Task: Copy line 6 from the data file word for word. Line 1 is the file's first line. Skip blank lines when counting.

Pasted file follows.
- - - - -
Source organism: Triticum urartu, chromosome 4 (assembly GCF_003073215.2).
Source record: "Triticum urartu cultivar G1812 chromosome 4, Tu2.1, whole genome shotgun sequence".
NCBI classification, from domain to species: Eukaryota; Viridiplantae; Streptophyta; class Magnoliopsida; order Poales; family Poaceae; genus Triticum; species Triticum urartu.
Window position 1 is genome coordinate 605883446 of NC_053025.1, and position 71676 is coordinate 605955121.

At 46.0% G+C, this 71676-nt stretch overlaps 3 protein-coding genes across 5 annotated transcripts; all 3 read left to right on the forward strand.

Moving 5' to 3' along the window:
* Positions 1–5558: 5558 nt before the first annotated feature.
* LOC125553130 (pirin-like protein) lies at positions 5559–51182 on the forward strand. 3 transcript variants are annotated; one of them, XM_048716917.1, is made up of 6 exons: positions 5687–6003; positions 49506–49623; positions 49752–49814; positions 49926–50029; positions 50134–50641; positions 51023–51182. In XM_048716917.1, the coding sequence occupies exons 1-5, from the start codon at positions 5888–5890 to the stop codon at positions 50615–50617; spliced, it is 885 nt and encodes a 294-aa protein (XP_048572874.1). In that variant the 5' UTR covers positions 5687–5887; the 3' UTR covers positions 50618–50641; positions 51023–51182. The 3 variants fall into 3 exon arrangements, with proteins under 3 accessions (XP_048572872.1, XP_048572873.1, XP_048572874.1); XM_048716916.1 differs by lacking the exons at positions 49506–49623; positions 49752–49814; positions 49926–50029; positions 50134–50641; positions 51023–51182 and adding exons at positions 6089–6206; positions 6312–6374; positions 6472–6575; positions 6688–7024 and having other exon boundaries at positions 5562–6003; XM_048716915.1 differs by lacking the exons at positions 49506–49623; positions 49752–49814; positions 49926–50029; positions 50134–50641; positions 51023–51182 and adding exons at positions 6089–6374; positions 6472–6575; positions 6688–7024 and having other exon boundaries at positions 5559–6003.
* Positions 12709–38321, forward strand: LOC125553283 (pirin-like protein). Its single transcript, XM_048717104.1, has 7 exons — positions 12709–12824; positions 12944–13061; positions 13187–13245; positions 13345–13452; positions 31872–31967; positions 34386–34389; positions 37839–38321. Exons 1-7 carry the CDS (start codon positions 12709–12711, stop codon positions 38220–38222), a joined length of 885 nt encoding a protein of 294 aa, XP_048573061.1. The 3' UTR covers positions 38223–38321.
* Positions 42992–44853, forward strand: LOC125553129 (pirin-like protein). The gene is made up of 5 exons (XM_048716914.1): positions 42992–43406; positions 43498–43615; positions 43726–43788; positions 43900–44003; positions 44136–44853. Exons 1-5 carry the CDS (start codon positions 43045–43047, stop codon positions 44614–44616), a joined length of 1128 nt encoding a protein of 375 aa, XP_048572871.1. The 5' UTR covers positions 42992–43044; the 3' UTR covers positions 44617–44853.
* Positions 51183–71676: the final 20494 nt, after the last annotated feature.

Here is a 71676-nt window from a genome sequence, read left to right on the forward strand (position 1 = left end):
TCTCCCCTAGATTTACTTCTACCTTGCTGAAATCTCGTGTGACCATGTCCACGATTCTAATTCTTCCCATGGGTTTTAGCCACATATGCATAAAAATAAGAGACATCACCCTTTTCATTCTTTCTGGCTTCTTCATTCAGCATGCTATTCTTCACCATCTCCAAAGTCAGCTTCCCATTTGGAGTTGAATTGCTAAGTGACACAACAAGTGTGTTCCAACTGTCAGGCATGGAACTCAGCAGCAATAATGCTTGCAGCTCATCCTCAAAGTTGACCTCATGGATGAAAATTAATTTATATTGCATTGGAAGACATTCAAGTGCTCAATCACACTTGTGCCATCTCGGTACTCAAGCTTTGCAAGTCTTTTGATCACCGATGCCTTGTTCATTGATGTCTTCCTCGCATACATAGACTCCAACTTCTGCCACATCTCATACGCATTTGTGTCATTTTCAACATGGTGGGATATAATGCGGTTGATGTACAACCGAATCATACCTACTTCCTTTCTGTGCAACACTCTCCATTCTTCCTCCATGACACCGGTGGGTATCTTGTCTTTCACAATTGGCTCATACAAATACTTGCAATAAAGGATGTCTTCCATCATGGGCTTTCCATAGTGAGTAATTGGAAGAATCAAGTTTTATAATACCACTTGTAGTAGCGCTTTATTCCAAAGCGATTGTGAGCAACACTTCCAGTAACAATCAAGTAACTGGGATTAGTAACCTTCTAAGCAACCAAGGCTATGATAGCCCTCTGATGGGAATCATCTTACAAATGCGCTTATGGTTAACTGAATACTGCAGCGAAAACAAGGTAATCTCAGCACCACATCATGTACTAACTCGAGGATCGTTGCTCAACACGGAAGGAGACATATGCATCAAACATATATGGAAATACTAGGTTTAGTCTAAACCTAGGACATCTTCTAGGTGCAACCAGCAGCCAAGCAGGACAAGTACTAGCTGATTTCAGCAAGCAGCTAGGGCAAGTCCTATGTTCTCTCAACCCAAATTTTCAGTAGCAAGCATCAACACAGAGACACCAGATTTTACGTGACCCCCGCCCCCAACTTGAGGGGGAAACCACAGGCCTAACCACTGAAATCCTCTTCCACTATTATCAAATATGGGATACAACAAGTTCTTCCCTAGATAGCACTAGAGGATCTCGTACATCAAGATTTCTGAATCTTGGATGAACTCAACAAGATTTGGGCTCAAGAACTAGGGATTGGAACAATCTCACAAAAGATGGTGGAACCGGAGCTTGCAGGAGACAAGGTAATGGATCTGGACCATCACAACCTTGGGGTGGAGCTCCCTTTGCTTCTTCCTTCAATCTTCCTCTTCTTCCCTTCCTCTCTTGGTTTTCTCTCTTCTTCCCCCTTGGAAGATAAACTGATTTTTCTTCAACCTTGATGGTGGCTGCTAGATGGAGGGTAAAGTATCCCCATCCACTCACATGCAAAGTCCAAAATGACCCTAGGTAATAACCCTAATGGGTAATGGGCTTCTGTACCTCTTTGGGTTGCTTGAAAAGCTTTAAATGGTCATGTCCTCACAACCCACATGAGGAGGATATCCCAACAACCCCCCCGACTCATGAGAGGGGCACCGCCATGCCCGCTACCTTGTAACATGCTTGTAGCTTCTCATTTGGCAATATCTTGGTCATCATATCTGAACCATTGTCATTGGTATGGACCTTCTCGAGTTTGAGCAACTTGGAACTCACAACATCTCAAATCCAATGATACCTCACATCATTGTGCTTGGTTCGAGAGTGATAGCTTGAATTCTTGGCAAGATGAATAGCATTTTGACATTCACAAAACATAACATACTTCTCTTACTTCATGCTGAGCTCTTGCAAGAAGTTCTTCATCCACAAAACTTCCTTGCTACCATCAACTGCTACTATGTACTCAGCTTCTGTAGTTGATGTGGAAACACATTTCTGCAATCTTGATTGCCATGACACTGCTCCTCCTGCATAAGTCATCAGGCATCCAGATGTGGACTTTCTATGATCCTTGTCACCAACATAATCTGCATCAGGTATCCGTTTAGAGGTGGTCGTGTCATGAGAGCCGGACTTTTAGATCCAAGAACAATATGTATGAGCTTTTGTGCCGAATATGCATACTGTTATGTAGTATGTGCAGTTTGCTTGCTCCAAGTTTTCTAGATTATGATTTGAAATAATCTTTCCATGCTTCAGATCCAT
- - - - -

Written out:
Moving 5' to 3' along the window: